Family Action contributed nearly $60,000 to the council’s political action committee in 2006 to help pay for phony issue ads that supported the amendment. The group also spent an estimated $40,000 on a negative mailing against a Democratic Assembly candidate saying he supported gay marriage. The mailing and other negative advertising in the race prompted the campaign treasurer for the Republican candidate to quit.
In September 2008, Family Action sponsored virtually identical 60-second radio ads against three Democratic Assembly candidates in the 57th District in Appleton, the 68th District Eau Claire and the 96th District representing Crawford and Vernon counties. The ads claimed the candidates accepted a large number of campaign contributions from gay rights advocates outside Wisconsin.
The ads asked whether the candidates were interested in representing "Wisconsin values" or those of gay rights activists on the East and West coasts.
Past Issue Ad Activity: 2006
This conservative advocacy group formed in 2008 opposes taxes and government regulation and intervention in response to social and economic problems, such as the rising cost of health care. The group’s executive director, Brian Fraley, is a GOP strategist who was the Senate Republican’s caucus director during the Capitol caucus scandal.
The group ran a television ad in October 2008 against Democratic Rep. Jim Soletski of Green Bay accusing him of voting for a $400 million increase in the state’s hospital tax that would have made health care more expensive. It also accused Soletski of supporting a pricey universal health care plan that would provide free health care to illegal aliens. The ad is similar to those run by another conservative group, the Coalition for America’s Families.
The Institute for Leadership also sponsored mailings against 93rd Assembly District Democratic Rep. Jeff Smith of Eau Claire accusing him of supporting legislative proposals to help convicted drug dealers and illegal aliens go to college.
The group also sponsored mailings that dealt with health care programs and costs. The mailings supported incumbent 90th Assembly District Republican Rep. Karl Van Roy and opposed incumbent 43rd Assembly District Democrat Kim Hixson. The pro-Van Roy mailing said he worked to make health care more affordable for more poor children and supported the expansion of a low-cost prescription drug program for seniors. The anti-Hixson mailing said he supported a $400 million increase in a state hospital tax in order to draw more federal aid to Wisconsin and supported an expensive universal health care program.
Wisconsin Manufacturers & Commerce is the largest business lobbying organization in the state and one of the first groups to engage in outside electioneering activities, which started in Wisconsin in 1996. The group refuses to disclose how much it raises from individuals and corporations and spends on its phony issue ads.
Since 1996, WMC has spent millions of dollars and influenced dozens of legislative elections, the 2006 and 2002 governor’s races, the 2006 attorney general’s race and the past two Supreme Court races. The Democracy campaign estimates it spent nearly $4 million in the 2007 and 2008 Wisconsin Supreme Court races and $5 million in the 2006 election cycle.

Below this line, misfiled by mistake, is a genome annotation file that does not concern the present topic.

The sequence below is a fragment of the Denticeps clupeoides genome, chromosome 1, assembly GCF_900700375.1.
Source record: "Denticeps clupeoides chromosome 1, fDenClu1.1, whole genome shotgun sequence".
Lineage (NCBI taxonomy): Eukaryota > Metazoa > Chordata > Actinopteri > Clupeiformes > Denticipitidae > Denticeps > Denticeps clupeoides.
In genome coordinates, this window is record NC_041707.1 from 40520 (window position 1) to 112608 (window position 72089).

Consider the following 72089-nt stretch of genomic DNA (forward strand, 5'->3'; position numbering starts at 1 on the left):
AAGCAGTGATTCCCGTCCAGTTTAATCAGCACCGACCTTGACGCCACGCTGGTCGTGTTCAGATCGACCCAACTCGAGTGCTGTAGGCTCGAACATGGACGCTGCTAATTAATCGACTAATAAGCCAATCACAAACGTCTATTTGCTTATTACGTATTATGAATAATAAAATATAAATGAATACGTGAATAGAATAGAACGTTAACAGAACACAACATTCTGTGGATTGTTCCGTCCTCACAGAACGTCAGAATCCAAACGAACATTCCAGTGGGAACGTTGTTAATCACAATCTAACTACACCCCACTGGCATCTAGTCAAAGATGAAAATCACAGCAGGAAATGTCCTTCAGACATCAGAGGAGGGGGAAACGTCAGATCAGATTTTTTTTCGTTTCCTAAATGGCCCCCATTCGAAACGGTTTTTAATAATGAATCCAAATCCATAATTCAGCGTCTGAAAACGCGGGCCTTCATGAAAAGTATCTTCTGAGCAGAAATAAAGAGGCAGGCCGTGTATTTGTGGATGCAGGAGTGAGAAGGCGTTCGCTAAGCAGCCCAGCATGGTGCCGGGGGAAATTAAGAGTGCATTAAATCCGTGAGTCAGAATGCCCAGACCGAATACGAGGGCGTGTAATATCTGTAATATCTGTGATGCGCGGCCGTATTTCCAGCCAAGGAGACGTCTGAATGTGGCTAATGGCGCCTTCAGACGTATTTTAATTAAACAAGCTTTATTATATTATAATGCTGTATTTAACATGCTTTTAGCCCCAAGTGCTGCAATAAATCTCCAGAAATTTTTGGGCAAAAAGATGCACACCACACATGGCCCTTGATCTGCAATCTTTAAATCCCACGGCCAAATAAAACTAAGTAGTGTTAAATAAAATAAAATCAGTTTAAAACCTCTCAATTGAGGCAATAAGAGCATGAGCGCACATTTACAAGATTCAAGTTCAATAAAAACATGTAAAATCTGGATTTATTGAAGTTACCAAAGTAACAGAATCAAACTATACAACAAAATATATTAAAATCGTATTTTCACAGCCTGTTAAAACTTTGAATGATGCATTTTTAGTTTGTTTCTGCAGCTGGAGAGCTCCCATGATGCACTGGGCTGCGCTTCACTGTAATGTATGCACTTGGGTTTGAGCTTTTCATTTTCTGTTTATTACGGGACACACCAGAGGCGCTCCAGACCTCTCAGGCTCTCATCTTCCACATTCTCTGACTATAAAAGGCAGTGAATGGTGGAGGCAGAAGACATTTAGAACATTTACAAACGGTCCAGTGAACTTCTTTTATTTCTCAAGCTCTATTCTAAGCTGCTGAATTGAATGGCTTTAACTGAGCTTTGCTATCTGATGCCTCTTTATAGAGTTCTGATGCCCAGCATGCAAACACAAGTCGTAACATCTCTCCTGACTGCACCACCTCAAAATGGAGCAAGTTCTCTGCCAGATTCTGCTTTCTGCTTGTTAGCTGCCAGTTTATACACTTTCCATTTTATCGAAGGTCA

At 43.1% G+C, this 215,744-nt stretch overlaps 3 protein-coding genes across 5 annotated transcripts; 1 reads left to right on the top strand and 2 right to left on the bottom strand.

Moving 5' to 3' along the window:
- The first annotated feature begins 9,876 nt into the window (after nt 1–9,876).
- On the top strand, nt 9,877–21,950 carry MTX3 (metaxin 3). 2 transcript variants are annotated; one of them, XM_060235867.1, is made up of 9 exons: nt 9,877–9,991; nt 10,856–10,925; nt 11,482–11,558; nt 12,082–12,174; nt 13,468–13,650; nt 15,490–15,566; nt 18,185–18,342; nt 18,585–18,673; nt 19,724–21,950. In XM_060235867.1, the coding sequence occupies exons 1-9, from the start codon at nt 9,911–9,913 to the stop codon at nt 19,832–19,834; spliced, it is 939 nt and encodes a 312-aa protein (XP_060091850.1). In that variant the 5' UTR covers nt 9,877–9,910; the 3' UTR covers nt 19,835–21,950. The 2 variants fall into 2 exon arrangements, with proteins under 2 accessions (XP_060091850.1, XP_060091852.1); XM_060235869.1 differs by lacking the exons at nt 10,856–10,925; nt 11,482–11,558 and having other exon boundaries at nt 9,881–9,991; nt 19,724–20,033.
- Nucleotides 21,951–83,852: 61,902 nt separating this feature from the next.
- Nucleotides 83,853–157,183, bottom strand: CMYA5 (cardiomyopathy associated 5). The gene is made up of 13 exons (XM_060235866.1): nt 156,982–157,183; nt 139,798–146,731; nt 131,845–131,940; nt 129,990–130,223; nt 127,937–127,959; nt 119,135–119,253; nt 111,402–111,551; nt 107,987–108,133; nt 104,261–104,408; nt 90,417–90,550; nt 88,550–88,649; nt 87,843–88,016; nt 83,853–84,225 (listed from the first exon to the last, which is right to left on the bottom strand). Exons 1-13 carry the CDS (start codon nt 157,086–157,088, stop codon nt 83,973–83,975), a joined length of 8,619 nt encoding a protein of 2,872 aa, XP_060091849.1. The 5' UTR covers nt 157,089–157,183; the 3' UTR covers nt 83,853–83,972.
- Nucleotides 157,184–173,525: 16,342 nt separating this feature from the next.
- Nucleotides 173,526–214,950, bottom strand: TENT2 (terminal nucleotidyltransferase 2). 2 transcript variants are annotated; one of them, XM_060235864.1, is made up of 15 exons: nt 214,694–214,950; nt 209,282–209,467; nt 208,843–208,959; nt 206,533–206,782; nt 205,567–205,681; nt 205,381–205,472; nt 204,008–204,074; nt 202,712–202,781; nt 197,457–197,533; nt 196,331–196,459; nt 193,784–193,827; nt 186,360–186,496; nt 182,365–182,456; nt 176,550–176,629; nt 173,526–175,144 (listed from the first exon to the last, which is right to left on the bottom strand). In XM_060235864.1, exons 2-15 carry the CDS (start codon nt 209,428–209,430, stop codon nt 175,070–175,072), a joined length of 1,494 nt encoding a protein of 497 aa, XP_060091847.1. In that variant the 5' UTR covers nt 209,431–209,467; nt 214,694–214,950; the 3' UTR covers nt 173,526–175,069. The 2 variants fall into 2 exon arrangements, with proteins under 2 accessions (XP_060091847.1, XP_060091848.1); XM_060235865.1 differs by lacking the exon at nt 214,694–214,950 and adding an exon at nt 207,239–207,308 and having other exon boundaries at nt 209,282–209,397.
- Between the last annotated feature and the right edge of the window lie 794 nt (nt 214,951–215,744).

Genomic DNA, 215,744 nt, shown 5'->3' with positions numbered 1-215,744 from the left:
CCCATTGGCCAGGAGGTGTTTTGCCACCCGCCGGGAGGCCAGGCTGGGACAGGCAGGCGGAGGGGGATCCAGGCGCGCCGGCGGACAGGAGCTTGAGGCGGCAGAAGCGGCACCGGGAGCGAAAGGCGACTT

The business group, which backs Republican candidates, came under fire in the summer of 2008 from a large high-tech business, an outgoing University of Wisconsin chancellor and others for its highly partisan, big-spending negative electioneering and downbeat comments about Wisconsin’s business climate.
Undeterred, WMC and other groups supporting Republican and Democratic candidates were expected to dump big money into advertising, mailings, automated telephone calls and other activities in Assembly races where Republicans, who have held the majority since 1994, had a thin 51-47 edge.
In October 2008, WMC launched three 30-second television ads, five 30-second radio ads and five 60-second radio ads (go to WMC’s issue ad media page for ads ; links are mp3 files) that supported five Assembly Republican candidates – Dave Hegenbarth in the 91st District, Keith Ripp in the 47th District, Travis Tranel in the 49th District, Jo Egelhoff in the 57th District and Tony Theisen in the 88th District.
WMC has also paid for mailings that support two incumbent Republican senators – Alberta Darling in the 8th District and Dan Kapanke in the 32nd District – and two incumbent Democratic senators – Robert Wirch in the 22nd District and Dave Hansen in the 30th District.
The pro Kapanke and Darling mailers were nearly identical and praised the pair for supporting efforts that help Wisconsin businesses expand, reduce lawsuits against business and oppose a proposed universal health care plan.
The mailings in support of Wirch and Hansen were also nearly identical and praised the pair for supporting efforts to speed up the process for issuing environmental permits to businesses and making changes in unemployment insurance to help jobless workers